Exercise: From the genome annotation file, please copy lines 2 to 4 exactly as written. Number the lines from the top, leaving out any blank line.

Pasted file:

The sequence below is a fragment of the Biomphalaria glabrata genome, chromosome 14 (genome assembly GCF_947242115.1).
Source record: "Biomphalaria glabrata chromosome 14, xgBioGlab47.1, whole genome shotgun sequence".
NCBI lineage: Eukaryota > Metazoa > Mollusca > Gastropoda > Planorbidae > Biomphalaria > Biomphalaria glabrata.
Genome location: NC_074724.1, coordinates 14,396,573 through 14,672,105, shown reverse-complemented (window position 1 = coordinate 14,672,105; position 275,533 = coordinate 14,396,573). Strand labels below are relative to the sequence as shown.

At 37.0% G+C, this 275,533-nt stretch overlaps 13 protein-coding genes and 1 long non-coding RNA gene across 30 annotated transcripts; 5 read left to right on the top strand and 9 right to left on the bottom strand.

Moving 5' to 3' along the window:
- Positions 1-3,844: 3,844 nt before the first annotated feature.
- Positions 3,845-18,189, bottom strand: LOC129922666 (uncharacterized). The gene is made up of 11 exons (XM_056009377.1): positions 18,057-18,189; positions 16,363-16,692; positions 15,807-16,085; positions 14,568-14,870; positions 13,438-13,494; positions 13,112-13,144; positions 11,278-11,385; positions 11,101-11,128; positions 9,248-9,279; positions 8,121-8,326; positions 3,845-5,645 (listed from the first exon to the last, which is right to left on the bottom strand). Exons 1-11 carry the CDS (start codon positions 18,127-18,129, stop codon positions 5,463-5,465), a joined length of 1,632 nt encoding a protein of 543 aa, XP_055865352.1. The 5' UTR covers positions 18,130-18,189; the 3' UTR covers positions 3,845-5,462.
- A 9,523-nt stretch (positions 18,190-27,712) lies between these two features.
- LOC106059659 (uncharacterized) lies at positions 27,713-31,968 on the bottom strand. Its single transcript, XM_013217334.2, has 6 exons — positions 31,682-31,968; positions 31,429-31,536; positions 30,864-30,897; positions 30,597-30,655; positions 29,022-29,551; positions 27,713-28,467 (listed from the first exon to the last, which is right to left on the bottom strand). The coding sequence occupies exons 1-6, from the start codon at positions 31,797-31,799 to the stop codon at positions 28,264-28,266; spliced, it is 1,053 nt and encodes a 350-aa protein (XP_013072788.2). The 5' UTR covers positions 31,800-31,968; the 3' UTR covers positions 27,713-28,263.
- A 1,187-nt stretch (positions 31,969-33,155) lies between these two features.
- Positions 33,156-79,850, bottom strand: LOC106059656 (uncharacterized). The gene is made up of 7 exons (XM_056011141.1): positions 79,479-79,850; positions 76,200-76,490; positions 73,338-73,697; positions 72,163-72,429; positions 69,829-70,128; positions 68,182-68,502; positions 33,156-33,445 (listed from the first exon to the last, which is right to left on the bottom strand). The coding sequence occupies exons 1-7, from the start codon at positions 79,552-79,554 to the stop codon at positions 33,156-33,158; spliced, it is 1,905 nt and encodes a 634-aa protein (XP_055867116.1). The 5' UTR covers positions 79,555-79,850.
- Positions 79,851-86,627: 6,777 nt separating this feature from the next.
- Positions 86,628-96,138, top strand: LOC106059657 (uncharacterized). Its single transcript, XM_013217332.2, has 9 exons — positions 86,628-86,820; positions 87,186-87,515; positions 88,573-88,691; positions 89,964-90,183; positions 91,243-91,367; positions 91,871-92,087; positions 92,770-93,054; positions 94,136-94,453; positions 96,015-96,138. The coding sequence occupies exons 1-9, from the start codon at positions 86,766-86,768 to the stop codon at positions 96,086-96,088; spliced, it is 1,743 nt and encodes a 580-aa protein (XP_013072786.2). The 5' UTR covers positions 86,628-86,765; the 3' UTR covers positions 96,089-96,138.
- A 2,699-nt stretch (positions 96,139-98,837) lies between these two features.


Source record: "Biomphalaria glabrata chromosome 14, xgBioGlab47.1, whole genome shotgun sequence".
NCBI lineage: Eukaryota > Metazoa > Mollusca > Gastropoda > Planorbidae > Biomphalaria > Biomphalaria glabrata.
Genome location: NC_074724.1, coordinates 14,396,573 through 14,672,105, shown reverse-complemented (window position 1 = coordinate 14,672,105; position 275,533 = coordinate 14,396,573). Strand labels below are relative to the sequence as shown.